The rest of my Friday was consumed with industry panels, shopping at the Gunpla booth and checking out the convention space. The Javitz Center really is gorgeous, and I think the highlight of any convention space is making sure it has plenty of windows. Sunlight is important for con-goers! About halfway through the day, I slipped into my newest cosplay, the second big event of my con. I decided to commit to a comic book cosplay. As a red head, I felt I would make a good Jean Grey, but which one to do? I went with something from my childhood and decided to do the X-Men: Evolution version. Not quite a comic, but definitely based on it. I remember watching X-Men: Evolution as a kid on Saturday mornings, right along side Cardcaptors and Pokemon. I didn’t have a lot of time between moving to New York and putting together a new cosplay so I kind of just threw something together. Not my greatest, but it was something fun to wear around the convention.I even got the chance to show it off on the Marvel Stage!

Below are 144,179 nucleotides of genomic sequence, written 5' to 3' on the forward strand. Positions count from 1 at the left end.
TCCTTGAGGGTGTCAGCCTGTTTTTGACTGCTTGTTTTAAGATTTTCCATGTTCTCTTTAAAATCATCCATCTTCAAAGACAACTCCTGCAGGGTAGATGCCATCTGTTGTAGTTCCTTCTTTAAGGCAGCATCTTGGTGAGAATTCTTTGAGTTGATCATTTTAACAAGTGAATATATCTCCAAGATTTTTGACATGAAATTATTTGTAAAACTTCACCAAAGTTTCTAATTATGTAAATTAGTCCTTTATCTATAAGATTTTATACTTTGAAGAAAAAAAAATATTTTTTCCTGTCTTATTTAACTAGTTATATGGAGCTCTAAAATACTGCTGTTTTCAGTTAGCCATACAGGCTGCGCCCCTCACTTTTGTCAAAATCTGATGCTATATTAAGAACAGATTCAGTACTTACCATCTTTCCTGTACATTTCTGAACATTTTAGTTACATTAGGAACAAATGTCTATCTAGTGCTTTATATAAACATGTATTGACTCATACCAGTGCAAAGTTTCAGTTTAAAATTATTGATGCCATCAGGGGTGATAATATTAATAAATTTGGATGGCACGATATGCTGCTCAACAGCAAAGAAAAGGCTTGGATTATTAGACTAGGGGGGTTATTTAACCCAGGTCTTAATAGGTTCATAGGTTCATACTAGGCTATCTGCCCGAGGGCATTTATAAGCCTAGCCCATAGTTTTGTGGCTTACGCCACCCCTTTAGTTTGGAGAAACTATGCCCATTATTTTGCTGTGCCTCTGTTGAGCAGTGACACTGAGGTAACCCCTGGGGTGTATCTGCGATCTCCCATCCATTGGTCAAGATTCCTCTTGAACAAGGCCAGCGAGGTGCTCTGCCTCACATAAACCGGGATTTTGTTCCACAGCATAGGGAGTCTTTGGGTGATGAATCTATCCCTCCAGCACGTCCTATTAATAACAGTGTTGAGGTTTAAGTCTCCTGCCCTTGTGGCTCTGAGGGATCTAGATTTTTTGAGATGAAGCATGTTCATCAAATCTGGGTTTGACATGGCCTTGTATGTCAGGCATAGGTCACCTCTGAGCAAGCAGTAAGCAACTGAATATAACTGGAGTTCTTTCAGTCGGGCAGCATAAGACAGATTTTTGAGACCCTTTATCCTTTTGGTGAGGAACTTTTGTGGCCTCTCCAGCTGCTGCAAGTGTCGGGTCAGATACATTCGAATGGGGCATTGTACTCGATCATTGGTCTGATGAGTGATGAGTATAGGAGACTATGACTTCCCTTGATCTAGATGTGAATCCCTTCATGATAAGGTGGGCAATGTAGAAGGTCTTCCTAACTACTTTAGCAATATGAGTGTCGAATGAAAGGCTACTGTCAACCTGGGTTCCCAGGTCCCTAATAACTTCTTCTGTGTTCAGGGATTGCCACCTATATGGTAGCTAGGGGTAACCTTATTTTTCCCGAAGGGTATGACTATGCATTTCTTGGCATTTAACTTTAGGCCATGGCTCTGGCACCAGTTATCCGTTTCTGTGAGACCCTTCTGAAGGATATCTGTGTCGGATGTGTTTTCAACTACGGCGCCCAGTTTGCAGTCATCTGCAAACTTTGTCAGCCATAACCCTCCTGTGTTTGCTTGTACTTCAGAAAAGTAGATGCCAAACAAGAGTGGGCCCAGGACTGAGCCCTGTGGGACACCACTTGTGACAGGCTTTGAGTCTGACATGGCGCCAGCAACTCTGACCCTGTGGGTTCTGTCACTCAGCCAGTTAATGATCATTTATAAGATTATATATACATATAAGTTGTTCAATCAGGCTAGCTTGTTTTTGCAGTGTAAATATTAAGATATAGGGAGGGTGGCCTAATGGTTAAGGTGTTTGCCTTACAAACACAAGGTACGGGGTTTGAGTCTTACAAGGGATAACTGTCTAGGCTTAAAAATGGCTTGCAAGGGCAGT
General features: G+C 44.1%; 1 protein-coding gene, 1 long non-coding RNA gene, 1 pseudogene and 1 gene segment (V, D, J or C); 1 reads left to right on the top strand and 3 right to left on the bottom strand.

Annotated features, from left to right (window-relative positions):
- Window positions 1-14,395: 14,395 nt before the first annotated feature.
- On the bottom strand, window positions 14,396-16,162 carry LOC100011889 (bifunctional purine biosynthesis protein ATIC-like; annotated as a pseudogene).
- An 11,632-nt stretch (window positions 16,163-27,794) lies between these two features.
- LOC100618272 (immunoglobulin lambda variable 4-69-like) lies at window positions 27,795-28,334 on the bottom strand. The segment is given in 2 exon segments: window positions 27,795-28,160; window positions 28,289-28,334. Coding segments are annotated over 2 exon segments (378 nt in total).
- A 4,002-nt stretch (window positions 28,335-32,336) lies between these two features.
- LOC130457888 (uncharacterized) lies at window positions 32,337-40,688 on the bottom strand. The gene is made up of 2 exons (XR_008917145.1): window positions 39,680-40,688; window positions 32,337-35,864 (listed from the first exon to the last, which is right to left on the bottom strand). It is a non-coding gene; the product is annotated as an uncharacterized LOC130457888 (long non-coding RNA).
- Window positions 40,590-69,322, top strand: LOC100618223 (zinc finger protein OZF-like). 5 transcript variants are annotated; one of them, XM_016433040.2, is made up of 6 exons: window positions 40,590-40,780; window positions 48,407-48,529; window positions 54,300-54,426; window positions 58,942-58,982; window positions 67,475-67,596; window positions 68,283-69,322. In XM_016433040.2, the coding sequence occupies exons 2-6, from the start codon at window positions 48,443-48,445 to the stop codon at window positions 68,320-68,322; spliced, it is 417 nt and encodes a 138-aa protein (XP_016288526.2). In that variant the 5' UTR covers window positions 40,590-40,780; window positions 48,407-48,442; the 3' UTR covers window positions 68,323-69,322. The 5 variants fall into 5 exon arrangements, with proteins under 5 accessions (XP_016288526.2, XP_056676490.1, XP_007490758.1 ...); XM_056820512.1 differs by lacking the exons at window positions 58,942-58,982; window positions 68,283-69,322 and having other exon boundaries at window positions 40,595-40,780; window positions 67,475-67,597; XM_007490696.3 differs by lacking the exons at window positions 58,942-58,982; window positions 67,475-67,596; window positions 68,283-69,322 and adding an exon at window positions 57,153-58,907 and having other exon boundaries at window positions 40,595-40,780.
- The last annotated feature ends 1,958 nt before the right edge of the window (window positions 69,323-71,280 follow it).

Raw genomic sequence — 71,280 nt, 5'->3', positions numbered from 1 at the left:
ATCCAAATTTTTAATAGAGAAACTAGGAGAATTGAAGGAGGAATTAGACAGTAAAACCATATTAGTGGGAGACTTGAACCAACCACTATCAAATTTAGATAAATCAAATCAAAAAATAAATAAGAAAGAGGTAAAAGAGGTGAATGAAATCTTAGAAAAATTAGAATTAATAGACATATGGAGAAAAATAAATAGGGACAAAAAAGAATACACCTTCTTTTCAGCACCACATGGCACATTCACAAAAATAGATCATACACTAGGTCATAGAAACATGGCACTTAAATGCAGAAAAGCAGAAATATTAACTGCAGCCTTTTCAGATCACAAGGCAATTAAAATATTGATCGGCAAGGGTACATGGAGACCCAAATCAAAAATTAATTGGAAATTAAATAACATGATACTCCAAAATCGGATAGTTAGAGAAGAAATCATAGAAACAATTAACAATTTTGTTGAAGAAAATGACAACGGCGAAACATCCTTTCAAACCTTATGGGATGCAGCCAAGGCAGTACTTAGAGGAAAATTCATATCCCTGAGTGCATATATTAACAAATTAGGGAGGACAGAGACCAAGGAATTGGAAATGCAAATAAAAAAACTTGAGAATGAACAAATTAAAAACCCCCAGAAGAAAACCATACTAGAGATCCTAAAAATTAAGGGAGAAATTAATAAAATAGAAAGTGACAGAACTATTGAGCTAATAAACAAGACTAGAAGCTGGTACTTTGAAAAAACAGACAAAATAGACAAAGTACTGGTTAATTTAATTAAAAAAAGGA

While I had fun with Jean Grey, I had another cosplay event that was dominating my conscious while at the convention. The Saturday night of New York Comic Con would be my debut of competitive cosplay. I signed up to be one of thirty contestants that would compete for prizes in the Wikia Live Costume Contest. I’d managed to cosplay for almost ten years before I decided to compete. I’d done walk-on cosplay shows before, but nothing with prizes on the line. Naturally, I was a little nervous. I don’t know why, but it’s something to have your peers judged your cosplay, and something completely different to have judges, well, judge you! For the contest, I decided to go with Little Sister. She’s my strongest cosplay in terms of presence and performance, as in I can really get into the character. I think that’s one of the most important things when being in cosplay is being able to relate to your character and become them as much as possible. I think I get spot on with Little Sister. I creep around convention halls, leer around corners, stalk people and call out for Big Daddies. I scream at splicers, drink from my Adam Gun and play with Mr. Bear. I really, really get into it, and it seems to have an effect on those around me. I like the way it feels. This time, I’m not quite sure, but I think it worked to my advantage, or at least made me memorable. One of the guys I followed around the convention and inevitably scared turned out to be a judge for the contest. At that time, I wasn’t sure if I had done something bad, something that would count against me. During the interview portion of the contest, I mentioned that performance was important to me when I was Little Sister, that I liked to follow people around in order to be scarier. The judge in questions chuckled and said “Yeah, we noticed that!” Everyone seemed to enjoy it and it slid away as being a primary fear in the competition. I managed to get some lovely photos as part of the interview process. Special thanks to The Lemon Cookie for the wonderful photos and for featuring me on her website!